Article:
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People Break Down The Most Overrated Historical Figures

Juliet First/Unsplash

One of the coolest things about reading history is realizing just how bananas all those real people were.

Kings, military leaders, pioneers of art, and explorers—there are countless examples of people who, if they’d been dreamed up in a book or a movie, would be too far-fetched to even believe.

And yet they were very real.

But with all those stories come the tendencies to over-hype, omit key details, or just buy into false narratives entirely.

Redditor ReallyRealMaoZedong apparently was in the mood for skepticism when he asked:

“Who is the most overrated person in history?”

One person called out the youth. 

“King Tut. He didn’t really do much, he was just a boy who unfortunately died young. We just happened to find his tomb and that made him famous lol.”

“The tomb itself, while amazing and much to learn from, is a result of his culture and the line he happened to be born into, not really anything HE chose to do.” — barbaramillicent

Another King was in the crosshairs too. 

“King Arthur. Strange women lying in ponds distributing swords is no basis for a system of government.”

“Supreme executive power derives from a mandate from the masses, not from some farcical aquatic ceremony.” — bozwold

This guy, while not a king, was still on the chopping block.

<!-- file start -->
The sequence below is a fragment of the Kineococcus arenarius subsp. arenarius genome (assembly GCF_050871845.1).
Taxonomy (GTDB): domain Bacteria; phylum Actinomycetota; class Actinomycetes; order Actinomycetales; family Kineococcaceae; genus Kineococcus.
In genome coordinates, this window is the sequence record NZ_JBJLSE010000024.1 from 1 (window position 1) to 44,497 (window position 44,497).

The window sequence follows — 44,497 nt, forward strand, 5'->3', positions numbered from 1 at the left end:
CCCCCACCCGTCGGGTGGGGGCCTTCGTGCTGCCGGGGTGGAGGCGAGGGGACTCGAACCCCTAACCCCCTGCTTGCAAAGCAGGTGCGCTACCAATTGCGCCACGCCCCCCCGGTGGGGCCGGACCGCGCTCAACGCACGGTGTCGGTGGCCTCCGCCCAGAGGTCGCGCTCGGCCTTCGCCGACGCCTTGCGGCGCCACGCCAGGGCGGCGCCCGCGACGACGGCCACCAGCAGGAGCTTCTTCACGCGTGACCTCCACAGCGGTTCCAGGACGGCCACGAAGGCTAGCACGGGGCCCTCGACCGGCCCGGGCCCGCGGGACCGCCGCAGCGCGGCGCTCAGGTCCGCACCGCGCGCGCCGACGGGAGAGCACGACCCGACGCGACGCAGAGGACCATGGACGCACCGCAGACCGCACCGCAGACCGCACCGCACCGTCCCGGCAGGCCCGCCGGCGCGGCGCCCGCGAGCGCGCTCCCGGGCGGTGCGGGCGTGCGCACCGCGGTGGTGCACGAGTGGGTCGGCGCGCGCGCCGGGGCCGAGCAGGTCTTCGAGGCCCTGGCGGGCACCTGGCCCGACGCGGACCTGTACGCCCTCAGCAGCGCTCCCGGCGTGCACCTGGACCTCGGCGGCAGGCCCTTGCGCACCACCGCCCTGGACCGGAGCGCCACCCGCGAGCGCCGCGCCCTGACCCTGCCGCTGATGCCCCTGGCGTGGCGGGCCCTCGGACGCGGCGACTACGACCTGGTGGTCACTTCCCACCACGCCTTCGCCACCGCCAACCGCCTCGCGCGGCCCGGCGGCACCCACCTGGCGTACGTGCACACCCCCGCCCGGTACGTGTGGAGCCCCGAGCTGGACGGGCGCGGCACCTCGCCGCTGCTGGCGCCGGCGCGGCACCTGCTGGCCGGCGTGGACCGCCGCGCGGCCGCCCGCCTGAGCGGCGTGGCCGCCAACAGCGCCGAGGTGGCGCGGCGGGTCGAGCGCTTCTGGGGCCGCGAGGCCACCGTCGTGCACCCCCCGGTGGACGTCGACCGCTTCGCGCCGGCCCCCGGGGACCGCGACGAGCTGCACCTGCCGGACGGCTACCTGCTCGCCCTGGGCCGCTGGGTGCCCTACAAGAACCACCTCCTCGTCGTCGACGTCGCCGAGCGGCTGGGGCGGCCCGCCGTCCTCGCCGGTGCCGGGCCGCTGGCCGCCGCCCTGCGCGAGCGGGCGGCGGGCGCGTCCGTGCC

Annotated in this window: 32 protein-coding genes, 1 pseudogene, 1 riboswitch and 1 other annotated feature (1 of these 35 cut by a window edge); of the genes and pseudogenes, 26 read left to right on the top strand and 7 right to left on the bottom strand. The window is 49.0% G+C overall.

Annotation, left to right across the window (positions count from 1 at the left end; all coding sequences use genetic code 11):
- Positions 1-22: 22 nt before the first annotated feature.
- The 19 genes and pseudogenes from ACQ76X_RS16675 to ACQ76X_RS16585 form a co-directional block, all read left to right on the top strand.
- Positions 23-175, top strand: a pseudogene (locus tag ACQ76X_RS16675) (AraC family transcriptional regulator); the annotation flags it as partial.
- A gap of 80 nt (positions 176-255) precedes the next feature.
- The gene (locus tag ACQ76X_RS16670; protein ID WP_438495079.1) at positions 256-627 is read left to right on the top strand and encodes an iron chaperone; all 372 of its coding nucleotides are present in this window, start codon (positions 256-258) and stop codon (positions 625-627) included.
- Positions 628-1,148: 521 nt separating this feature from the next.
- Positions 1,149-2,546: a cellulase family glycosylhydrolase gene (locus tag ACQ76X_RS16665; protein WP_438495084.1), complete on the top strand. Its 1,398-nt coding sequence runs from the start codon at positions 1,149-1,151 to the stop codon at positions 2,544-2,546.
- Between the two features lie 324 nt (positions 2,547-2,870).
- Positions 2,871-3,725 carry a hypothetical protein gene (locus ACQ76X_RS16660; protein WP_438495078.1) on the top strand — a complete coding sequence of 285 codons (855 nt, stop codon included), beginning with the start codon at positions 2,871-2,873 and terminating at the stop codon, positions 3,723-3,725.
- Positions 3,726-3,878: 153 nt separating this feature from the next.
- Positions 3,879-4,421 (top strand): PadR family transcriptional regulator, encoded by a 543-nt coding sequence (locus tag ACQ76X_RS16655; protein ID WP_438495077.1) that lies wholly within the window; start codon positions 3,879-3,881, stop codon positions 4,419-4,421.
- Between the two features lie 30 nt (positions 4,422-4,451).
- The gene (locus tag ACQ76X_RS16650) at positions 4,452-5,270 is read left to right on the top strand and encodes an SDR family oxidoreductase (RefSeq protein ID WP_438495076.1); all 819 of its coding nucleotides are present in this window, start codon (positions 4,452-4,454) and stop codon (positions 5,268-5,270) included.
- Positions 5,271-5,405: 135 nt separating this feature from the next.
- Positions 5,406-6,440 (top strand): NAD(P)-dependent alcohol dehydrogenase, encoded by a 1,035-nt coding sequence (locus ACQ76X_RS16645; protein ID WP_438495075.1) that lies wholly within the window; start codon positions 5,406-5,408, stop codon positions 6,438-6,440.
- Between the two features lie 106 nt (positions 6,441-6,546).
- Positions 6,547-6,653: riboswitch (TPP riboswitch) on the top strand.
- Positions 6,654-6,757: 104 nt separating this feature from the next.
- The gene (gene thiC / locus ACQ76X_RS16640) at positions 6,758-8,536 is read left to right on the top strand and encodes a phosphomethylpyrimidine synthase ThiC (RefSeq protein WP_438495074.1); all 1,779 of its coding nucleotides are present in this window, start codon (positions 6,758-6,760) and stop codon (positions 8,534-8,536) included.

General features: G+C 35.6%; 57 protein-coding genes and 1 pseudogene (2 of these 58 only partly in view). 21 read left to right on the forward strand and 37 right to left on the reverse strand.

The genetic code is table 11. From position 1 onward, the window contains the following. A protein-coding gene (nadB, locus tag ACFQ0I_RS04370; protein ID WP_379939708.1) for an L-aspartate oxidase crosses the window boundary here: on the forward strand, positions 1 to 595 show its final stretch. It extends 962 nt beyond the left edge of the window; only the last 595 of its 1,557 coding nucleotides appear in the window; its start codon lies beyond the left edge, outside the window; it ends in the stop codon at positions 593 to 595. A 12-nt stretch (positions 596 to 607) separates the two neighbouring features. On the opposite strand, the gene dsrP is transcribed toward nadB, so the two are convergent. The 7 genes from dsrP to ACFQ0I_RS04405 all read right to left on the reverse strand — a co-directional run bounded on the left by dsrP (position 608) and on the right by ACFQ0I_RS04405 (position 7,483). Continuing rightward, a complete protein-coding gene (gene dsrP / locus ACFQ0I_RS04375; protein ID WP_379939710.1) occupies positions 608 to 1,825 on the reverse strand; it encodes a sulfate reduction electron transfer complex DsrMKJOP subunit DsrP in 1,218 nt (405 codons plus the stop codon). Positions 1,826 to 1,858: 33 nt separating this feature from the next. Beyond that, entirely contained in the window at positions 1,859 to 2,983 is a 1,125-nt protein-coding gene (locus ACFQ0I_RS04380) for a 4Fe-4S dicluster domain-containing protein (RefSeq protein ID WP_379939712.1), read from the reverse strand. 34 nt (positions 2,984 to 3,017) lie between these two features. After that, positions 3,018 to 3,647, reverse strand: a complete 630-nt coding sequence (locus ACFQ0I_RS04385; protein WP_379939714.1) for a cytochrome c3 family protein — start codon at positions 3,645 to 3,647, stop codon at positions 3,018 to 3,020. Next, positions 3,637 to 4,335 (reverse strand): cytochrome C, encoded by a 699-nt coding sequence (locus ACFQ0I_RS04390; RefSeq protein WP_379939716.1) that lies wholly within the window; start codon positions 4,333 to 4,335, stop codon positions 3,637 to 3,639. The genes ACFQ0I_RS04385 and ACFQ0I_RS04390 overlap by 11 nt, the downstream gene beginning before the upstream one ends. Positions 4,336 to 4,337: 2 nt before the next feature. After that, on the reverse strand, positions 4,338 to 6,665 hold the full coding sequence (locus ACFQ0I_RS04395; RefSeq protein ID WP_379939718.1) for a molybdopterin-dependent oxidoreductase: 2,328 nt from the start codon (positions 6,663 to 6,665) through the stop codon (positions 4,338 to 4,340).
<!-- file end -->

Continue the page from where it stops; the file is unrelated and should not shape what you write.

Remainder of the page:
“I don’t know about ‘most overrated’ but MaoZeDong was a brilliant guerrilla leader who transitioned into be very good at retaining power while being very bad at running a country.”

“I would not hang giant portraits of the guy all over my country.” — dieinafirenazi

One person went after someone so often idealized. 


  • “He didn’t really win India freedom – WW 2 did.”
  • “His support of the Khilafat movement gave a big boost to Muslim separatism in India”
  • “His agreement to partition resulted in 1 million deaths”
  • “His idea of ‘self sufficient villages’ resulted in India continuing to remain poor and backward and failing to industrialise.”
  • “His promotion of Nehru over far more competent leaders in the Congress”

“I can go on…” — 00__starstruck__00

Even the folk heroes out there were worthy targets.

“Not in all history, but Chris McCandless was a f’king moron who does not deserve to be romanticised.”

“Against all advice, he strolled out into the Alaskan wilderness with no idea what he was doing, with no map, underprepared, undersupplied and with no research into seasonal dangers, smashed up some cabins, shot a moose despite not being able to preserve or store the meat…”

“…thought he could teach himself to identify edible wild mishrooms, didn’t look beyond the river crossing he initially used where he would have found a hand-operated cable car half a mile away and died – probably from eating strange seeds – in an abandoned bus on a known hunting trail.”

“He was not pioneering, or inspiring, or bold, or free, he was f’king stupid and somehow this inspires people!” — Mischief_Makers

Then came a surprising choice.

“Hitler. Hear me out!”

“National Socialism and Antisemitism was not something he invented and I am pretty sure that if it wasn’t for him somebody else like Goebbels or Hess would have become German dictator.”

“When people say, oh if only Hitler wasn’t born then WW2 or the Shoa would not have happened, that’s utter bullsh*t. I wish while teaching about the Holocaust, people would put it into context.”